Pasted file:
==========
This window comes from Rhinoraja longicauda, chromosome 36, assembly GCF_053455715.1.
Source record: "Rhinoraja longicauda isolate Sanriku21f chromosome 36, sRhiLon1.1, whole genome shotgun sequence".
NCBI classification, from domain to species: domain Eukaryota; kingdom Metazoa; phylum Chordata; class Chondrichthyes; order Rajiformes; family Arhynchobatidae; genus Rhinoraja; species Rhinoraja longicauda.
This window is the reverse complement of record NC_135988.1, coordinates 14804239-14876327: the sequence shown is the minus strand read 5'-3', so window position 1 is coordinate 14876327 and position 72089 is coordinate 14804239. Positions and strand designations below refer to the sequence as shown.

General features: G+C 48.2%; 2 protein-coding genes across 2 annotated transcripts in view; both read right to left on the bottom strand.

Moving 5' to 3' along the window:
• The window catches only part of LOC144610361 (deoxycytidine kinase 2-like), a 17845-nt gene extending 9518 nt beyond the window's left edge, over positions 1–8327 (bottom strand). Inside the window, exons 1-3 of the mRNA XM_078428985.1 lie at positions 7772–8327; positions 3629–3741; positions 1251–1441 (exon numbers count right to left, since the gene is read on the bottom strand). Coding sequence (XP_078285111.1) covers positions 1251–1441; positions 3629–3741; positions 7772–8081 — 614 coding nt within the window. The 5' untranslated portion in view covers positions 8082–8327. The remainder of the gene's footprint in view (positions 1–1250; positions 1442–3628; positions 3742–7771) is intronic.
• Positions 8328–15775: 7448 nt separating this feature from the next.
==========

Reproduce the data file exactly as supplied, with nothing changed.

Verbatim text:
This window comes from Rhinoraja longicauda, chromosome 36, assembly GCF_053455715.1.
Source record: "Rhinoraja longicauda isolate Sanriku21f chromosome 36, sRhiLon1.1, whole genome shotgun sequence".
NCBI classification, from domain to species: domain Eukaryota; kingdom Metazoa; phylum Chordata; class Chondrichthyes; order Rajiformes; family Arhynchobatidae; genus Rhinoraja; species Rhinoraja longicauda.
This window is the reverse complement of record NC_135988.1, coordinates 14804239-14876327: the sequence shown is the minus strand read 5'-3', so window position 1 is coordinate 14876327 and position 72089 is coordinate 14804239. Positions and strand designations below refer to the sequence as shown.

General features: G+C 48.2%; 2 protein-coding genes across 2 annotated transcripts in view; both read right to left on the bottom strand.

Moving 5' to 3' along the window:
• The window catches only part of LOC144610361 (deoxycytidine kinase 2-like), a 17845-nt gene extending 9518 nt beyond the window's left edge, over positions 1–8327 (bottom strand). Inside the window, exons 1-3 of the mRNA XM_078428985.1 lie at positions 7772–8327; positions 3629–3741; positions 1251–1441 (exon numbers count right to left, since the gene is read on the bottom strand). Coding sequence (XP_078285111.1) covers positions 1251–1441; positions 3629–3741; positions 7772–8081 — 614 coding nt within the window. The 5' untranslated portion in view covers positions 8082–8327. The remainder of the gene's footprint in view (positions 1–1250; positions 1442–3628; positions 3742–7771) is intronic.
• Positions 8328–15775: 7448 nt separating this feature from the next.